University Of Tasmania
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Aortic reservoir characteristics and brain structure in people with type 2 diabetes mellitus; a cross sectional study

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posted on 2023-05-18, 04:52 authored by Rachel ClimieRachel Climie, Srikanth, V, Beare, R, Keith, LJ, James Fell, Davies, JE, James SharmanJames Sharman
Background: Central hemodynamics help to maintain appropriate cerebral and other end-organ perfusion, and may be altered with ageing and type 2 diabetes mellitus (T2DM). We aimed to determine the associations between central hemodynamics and brain structure at rest and during exercise in people with and without T2DM.

Methods: In a sample of people with T2DM and healthy controls, resting and exercise measures of aortic reservoir characteristics (including excess pressure integral [Pexcess]) and other central hemodynamics (including augmentation index [AIx] and aortic pulse wave velocity [aPWV]) were recorded. Brain volumes (including gray matter volume [GMV] and white matter lesions [WML]) were derived from magnetic resonance imaging (MRI) scans. Multivariable linear regression was used to study the associations of hemodynamic variables with brain structure in the two groups adjusting for age, sex, daytime systolic BP (SBP) and heart rate.ResultsThere were 37 T2DM (63¿±¿9 years; 47% male) and 37 healthy individuals (52¿±¿8 years; 51% male). In T2DM, resting aPWV was inversely associated with GMV (standardized ß¿=¿¿0.47, p¿=¿0.036). In healthy participants, resting Pexcess was inversely associated with GMV (ß¿=¿¿0.23, p¿=¿0.043) and AIx was associated with WML volume (ß¿=¿0.52, p¿=¿0.021). There were no associations between exercise hemodynamics and brain volumes in either group.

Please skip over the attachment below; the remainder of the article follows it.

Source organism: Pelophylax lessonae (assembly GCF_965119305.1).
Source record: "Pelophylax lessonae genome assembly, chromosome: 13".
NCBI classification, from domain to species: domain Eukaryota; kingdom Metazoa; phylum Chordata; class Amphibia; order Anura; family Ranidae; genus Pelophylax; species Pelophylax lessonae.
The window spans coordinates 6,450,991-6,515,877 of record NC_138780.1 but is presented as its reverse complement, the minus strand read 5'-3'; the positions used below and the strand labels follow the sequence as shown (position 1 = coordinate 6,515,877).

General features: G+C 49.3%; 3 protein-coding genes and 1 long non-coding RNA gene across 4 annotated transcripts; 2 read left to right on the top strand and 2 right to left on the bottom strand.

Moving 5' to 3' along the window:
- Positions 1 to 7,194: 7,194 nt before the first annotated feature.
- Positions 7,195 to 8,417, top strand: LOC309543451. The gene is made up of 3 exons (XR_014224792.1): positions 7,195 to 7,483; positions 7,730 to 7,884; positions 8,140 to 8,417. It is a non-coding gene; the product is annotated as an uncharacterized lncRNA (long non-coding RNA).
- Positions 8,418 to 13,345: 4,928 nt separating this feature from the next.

Conclusions: Brain atrophy is associated with resting aortic stiffness in T2DM, and resting Pexcess in healthy individuals. Central vascular mechanisms underlying structural brain changes may differ between healthy individuals and T2DM.


Publication title

Cardiovascular Diabetology



Article number









Menzies Institute for Medical Research


BioMed Central Ltd.

Place of publication

United Kingdom

Rights statement

Copyright 2014 Climie et al-This is an Open Access article distributed under the terms of the Creative Commons Attribution License (CC BY 4.0).(, which permits unrestricted use, distribution, and reproduction in any medium, provided the original work is properly credited. The Creative Commons Public Domain Dedication waiver ( applies to the data made available in this article, unless otherwise stated.

Repository Status

  • Open

Socio-economic Objectives

Clinical health not elsewhere classified